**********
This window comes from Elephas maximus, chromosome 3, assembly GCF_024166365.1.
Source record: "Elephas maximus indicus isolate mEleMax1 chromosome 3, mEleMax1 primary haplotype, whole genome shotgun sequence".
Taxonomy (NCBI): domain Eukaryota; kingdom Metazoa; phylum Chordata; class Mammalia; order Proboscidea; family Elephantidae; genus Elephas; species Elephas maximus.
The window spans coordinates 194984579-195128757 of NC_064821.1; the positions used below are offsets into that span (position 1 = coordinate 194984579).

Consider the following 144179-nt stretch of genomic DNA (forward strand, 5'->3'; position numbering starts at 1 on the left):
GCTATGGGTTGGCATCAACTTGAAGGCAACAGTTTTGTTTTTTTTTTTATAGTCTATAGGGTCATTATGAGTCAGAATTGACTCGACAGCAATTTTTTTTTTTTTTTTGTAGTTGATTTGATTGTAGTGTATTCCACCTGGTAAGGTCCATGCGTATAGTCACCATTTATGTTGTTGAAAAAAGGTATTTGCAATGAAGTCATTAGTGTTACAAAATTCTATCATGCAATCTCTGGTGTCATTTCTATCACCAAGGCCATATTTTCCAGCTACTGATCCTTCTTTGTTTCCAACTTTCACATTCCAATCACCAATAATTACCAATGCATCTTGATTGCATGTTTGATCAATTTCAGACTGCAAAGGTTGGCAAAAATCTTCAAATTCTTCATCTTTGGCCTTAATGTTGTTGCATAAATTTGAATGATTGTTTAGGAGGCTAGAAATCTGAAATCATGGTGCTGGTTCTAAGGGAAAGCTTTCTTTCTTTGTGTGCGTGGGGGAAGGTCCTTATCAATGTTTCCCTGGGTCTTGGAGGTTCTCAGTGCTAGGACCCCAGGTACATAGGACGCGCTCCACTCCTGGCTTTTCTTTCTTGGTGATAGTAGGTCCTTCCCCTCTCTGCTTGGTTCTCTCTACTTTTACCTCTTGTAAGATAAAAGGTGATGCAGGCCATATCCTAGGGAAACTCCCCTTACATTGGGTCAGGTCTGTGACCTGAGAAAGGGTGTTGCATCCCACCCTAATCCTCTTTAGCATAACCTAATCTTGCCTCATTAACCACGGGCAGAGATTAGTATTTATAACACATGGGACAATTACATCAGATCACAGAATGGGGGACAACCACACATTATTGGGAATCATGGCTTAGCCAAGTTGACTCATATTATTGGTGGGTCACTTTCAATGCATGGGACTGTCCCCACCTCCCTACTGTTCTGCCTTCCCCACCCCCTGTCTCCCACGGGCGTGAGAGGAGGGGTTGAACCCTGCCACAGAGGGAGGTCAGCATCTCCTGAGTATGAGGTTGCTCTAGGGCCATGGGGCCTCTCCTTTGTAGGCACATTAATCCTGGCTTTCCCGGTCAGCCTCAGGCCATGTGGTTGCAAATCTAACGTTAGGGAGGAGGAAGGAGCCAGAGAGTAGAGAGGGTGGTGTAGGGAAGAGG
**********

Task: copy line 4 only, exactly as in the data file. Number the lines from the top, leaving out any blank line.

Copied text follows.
The window spans coordinates 194984579-195128757 of NC_064821.1; the positions used below are offsets into that span (position 1 = coordinate 194984579).